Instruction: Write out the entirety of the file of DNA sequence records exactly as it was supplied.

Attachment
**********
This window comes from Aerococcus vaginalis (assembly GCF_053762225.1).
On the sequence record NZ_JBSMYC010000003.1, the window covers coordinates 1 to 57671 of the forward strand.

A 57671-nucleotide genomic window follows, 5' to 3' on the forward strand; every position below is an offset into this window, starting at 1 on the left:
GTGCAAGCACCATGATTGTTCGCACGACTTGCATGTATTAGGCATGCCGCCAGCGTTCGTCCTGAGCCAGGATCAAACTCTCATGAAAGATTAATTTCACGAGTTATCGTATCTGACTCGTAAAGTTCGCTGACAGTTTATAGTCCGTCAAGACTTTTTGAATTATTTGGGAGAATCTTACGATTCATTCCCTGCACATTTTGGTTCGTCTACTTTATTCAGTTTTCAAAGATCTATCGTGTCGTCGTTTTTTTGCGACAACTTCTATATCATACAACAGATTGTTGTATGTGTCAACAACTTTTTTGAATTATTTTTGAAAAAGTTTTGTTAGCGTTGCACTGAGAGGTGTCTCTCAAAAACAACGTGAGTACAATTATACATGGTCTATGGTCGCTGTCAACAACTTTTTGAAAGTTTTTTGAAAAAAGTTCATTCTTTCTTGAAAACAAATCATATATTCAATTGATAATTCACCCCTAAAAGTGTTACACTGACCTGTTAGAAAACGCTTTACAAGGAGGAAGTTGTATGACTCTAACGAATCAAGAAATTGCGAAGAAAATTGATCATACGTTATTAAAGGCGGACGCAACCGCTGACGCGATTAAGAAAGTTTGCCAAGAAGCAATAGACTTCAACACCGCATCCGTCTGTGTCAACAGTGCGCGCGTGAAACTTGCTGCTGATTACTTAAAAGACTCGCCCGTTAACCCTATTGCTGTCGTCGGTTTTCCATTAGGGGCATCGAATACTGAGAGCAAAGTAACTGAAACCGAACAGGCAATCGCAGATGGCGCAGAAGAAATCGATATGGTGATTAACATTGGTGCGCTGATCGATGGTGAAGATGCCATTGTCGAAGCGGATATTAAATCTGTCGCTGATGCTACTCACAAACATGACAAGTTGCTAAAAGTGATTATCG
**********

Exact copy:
This window comes from Aerococcus vaginalis (assembly GCF_053762225.1).
On the sequence record NZ_JBSMYC010000003.1, the window covers coordinates 1 to 57671 of the forward strand.

A 57671-nucleotide genomic window follows, 5' to 3' on the forward strand; every position below is an offset into this window, starting at 1 on the left:
GTGCAAGCACCATGATTGTTCGCACGACTTGCATGTATTAGGCATGCCGCCAGCGTTCGTCCTGAGCCAGGATCAAACTCTCATGAAAGATTAATTTCACGAGTTATCGTATCTGACTCGTAAAGTTCGCTGACAGTTTATAGTCCGTCAAGACTTTTTGAATTATTTGGGAGAATCTTACGATTCATTCCCTGCACATTTTGGTTCGTCTACTTTATTCAGTTTTCAAAGATCTATCGTGTCGTCGTTTTTTTGCGACAACTTCTATATCATACAACAGATTGTTGTATGTGTCAACAACTTTTTTGAATTATTTTTGAAAAAGTTTTGTTAGCGTTGCACTGAGAGGTGTCTCTCAAAAACAACGTGAGTACAATTATACATGGTCTATGGTCGCTGTCAACAACTTTTTGAAAGTTTTTTGAAAAAAGTTCATTCTTTCTTGAAAACAAATCATATATTCAATTGATAATTCACCCCTAAAAGTGTTACACTGACCTGTTAGAAAACGCTTTACAAGGAGGAAGTTGTATGACTCTAACGAATCAAGAAATTGCGAAGAAAATTGATCATACGTTATTAAAGGCGGACGCAACCGCTGACGCGATTAAGAAAGTTTGCCAAGAAGCAATAGACTTCAACACCGCATCCGTCTGTGTCAACAGTGCGCGCGTGAAACTTGCTGCTGATTACTTAAAAGACTCGCCCGTTAACCCTATTGCTGTCGTCGGTTTTCCATTAGGGGCATCGAATACTGAGAGCAAAGTAACTGAAACCGAACAGGCAATCGCAGATGGCGCAGAAGAAATCGATATGGTGATTAACATTGGTGCGCTGATCGATGGTGAAGATGCCATTGTCGAAGCGGATATTAAATCTGTCGCTGATGCTACTCACAAACATGACAAGTTGCTAAAAGTGATTATCG